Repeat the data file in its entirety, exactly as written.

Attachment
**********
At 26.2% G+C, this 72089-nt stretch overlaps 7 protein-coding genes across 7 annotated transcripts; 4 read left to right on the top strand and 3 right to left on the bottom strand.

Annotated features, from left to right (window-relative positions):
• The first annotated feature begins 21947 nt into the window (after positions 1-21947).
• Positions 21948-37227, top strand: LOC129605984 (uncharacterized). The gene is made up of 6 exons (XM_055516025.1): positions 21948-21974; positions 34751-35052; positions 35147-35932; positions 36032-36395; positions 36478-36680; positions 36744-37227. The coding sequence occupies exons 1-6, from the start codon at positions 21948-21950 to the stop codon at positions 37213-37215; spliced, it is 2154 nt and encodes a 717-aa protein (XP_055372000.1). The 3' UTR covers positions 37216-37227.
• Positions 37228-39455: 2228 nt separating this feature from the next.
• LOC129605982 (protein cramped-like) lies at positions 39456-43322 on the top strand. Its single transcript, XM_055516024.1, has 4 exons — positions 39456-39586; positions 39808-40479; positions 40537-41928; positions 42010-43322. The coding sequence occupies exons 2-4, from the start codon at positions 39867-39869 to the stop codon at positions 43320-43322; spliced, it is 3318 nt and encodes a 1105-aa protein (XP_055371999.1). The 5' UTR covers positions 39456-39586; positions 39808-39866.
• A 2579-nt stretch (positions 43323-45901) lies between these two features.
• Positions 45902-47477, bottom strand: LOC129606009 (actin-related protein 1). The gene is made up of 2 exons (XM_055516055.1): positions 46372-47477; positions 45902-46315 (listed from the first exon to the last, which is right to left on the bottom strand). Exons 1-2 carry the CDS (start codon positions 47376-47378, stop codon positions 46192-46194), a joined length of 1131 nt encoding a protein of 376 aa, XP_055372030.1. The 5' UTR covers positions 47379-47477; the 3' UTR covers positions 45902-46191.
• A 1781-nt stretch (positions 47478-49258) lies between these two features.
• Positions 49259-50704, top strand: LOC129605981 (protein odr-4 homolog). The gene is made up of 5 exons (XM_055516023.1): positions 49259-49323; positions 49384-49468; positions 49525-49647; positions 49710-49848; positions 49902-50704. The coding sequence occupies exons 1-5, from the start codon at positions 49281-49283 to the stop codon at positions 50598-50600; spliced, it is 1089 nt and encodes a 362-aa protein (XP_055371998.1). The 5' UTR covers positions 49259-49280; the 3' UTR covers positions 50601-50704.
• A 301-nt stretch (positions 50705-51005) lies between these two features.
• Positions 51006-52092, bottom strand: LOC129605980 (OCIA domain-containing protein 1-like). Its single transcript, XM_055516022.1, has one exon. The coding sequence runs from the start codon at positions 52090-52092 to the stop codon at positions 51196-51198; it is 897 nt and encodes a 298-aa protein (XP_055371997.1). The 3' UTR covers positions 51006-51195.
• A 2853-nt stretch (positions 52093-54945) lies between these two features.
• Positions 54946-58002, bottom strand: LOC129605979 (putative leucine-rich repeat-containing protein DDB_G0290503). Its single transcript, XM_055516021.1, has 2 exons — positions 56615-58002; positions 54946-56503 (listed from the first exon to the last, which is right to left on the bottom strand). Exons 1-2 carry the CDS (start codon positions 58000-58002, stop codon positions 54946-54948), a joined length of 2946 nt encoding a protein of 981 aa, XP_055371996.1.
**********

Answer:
At 26.2% G+C, this 72089-nt stretch overlaps 7 protein-coding genes across 7 annotated transcripts; 4 read left to right on the top strand and 3 right to left on the bottom strand.

Annotated features, from left to right (window-relative positions):
• The first annotated feature begins 21947 nt into the window (after positions 1-21947).
• Positions 21948-37227, top strand: LOC129605984 (uncharacterized). The gene is made up of 6 exons (XM_055516025.1): positions 21948-21974; positions 34751-35052; positions 35147-35932; positions 36032-36395; positions 36478-36680; positions 36744-37227. The coding sequence occupies exons 1-6, from the start codon at positions 21948-21950 to the stop codon at positions 37213-37215; spliced, it is 2154 nt and encodes a 717-aa protein (XP_055372000.1). The 3' UTR covers positions 37216-37227.
• Positions 37228-39455: 2228 nt separating this feature from the next.
• LOC129605982 (protein cramped-like) lies at positions 39456-43322 on the top strand. Its single transcript, XM_055516024.1, has 4 exons — positions 39456-39586; positions 39808-40479; positions 40537-41928; positions 42010-43322. The coding sequence occupies exons 2-4, from the start codon at positions 39867-39869 to the stop codon at positions 43320-43322; spliced, it is 3318 nt and encodes a 1105-aa protein (XP_055371999.1). The 5' UTR covers positions 39456-39586; positions 39808-39866.
• A 2579-nt stretch (positions 43323-45901) lies between these two features.
• Positions 45902-47477, bottom strand: LOC129606009 (actin-related protein 1). The gene is made up of 2 exons (XM_055516055.1): positions 46372-47477; positions 45902-46315 (listed from the first exon to the last, which is right to left on the bottom strand). Exons 1-2 carry the CDS (start codon positions 47376-47378, stop codon positions 46192-46194), a joined length of 1131 nt encoding a protein of 376 aa, XP_055372030.1. The 5' UTR covers positions 47379-47477; the 3' UTR covers positions 45902-46191.
• A 1781-nt stretch (positions 47478-49258) lies between these two features.
• Positions 49259-50704, top strand: LOC129605981 (protein odr-4 homolog). The gene is made up of 5 exons (XM_055516023.1): positions 49259-49323; positions 49384-49468; positions 49525-49647; positions 49710-49848; positions 49902-50704. The coding sequence occupies exons 1-5, from the start codon at positions 49281-49283 to the stop codon at positions 50598-50600; spliced, it is 1089 nt and encodes a 362-aa protein (XP_055371998.1). The 5' UTR covers positions 49259-49280; the 3' UTR covers positions 50601-50704.
• A 301-nt stretch (positions 50705-51005) lies between these two features.
• Positions 51006-52092, bottom strand: LOC129605980 (OCIA domain-containing protein 1-like). Its single transcript, XM_055516022.1, has one exon. The coding sequence runs from the start codon at positions 52090-52092 to the stop codon at positions 51196-51198; it is 897 nt and encodes a 298-aa protein (XP_055371997.1). The 3' UTR covers positions 51006-51195.
• A 2853-nt stretch (positions 52093-54945) lies between these two features.
• Positions 54946-58002, bottom strand: LOC129605979 (putative leucine-rich repeat-containing protein DDB_G0290503). Its single transcript, XM_055516021.1, has 2 exons — positions 56615-58002; positions 54946-56503 (listed from the first exon to the last, which is right to left on the bottom strand). Exons 1-2 carry the CDS (start codon positions 58000-58002, stop codon positions 54946-54948), a joined length of 2946 nt encoding a protein of 981 aa, XP_055371996.1.